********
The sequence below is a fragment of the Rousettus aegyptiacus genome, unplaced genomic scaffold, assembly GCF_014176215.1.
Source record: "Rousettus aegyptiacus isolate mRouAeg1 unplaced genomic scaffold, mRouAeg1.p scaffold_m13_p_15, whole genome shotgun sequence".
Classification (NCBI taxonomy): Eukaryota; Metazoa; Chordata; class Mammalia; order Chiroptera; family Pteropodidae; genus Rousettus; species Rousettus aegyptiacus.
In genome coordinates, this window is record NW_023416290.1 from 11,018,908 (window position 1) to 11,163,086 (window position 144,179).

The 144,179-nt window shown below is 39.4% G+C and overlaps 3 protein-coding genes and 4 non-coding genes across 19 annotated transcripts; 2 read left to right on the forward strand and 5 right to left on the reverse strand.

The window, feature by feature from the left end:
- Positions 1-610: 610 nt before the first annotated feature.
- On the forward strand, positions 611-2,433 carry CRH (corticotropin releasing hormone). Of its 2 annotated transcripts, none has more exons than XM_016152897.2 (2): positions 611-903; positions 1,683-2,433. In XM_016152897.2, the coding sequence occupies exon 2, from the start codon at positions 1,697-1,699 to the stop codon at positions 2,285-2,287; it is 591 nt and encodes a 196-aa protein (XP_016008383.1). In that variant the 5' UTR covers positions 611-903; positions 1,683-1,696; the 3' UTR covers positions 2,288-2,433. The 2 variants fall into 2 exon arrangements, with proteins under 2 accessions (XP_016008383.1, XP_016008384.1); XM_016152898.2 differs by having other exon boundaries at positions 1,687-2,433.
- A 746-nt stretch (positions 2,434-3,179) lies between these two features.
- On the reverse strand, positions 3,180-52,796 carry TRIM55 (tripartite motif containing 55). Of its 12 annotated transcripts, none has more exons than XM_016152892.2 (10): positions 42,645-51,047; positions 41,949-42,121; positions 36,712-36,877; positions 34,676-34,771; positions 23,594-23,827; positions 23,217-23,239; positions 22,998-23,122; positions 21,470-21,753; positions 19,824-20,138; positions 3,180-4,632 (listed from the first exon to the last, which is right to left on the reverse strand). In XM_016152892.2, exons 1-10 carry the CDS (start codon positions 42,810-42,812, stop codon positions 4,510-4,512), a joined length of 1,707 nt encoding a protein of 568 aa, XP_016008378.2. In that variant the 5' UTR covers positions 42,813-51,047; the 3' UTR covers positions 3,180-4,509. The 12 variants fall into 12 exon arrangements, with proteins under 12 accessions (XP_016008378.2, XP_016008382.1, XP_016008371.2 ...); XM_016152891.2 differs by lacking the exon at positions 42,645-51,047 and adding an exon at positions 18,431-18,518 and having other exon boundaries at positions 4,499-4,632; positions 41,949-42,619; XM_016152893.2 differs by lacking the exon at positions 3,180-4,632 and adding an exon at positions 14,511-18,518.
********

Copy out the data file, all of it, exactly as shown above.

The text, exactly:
The sequence below is a fragment of the Rousettus aegyptiacus genome, unplaced genomic scaffold, assembly GCF_014176215.1.
Source record: "Rousettus aegyptiacus isolate mRouAeg1 unplaced genomic scaffold, mRouAeg1.p scaffold_m13_p_15, whole genome shotgun sequence".
Classification (NCBI taxonomy): Eukaryota; Metazoa; Chordata; class Mammalia; order Chiroptera; family Pteropodidae; genus Rousettus; species Rousettus aegyptiacus.
In genome coordinates, this window is record NW_023416290.1 from 11,018,908 (window position 1) to 11,163,086 (window position 144,179).

The 144,179-nt window shown below is 39.4% G+C and overlaps 3 protein-coding genes and 4 non-coding genes across 19 annotated transcripts; 2 read left to right on the forward strand and 5 right to left on the reverse strand.

The window, feature by feature from the left end:
- Positions 1-610: 610 nt before the first annotated feature.
- On the forward strand, positions 611-2,433 carry CRH (corticotropin releasing hormone). Of its 2 annotated transcripts, none has more exons than XM_016152897.2 (2): positions 611-903; positions 1,683-2,433. In XM_016152897.2, the coding sequence occupies exon 2, from the start codon at positions 1,697-1,699 to the stop codon at positions 2,285-2,287; it is 591 nt and encodes a 196-aa protein (XP_016008383.1). In that variant the 5' UTR covers positions 611-903; positions 1,683-1,696; the 3' UTR covers positions 2,288-2,433. The 2 variants fall into 2 exon arrangements, with proteins under 2 accessions (XP_016008383.1, XP_016008384.1); XM_016152898.2 differs by having other exon boundaries at positions 1,687-2,433.
- A 746-nt stretch (positions 2,434-3,179) lies between these two features.
- On the reverse strand, positions 3,180-52,796 carry TRIM55 (tripartite motif containing 55). Of its 12 annotated transcripts, none has more exons than XM_016152892.2 (10): positions 42,645-51,047; positions 41,949-42,121; positions 36,712-36,877; positions 34,676-34,771; positions 23,594-23,827; positions 23,217-23,239; positions 22,998-23,122; positions 21,470-21,753; positions 19,824-20,138; positions 3,180-4,632 (listed from the first exon to the last, which is right to left on the reverse strand). In XM_016152892.2, exons 1-10 carry the CDS (start codon positions 42,810-42,812, stop codon positions 4,510-4,512), a joined length of 1,707 nt encoding a protein of 568 aa, XP_016008378.2. In that variant the 5' UTR covers positions 42,813-51,047; the 3' UTR covers positions 3,180-4,509. The 12 variants fall into 12 exon arrangements, with proteins under 12 accessions (XP_016008378.2, XP_016008382.1, XP_016008371.2 ...); XM_016152891.2 differs by lacking the exon at positions 42,645-51,047 and adding an exon at positions 18,431-18,518 and having other exon boundaries at positions 4,499-4,632; positions 41,949-42,619; XM_016152893.2 differs by lacking the exon at positions 3,180-4,632 and adding an exon at positions 14,511-18,518.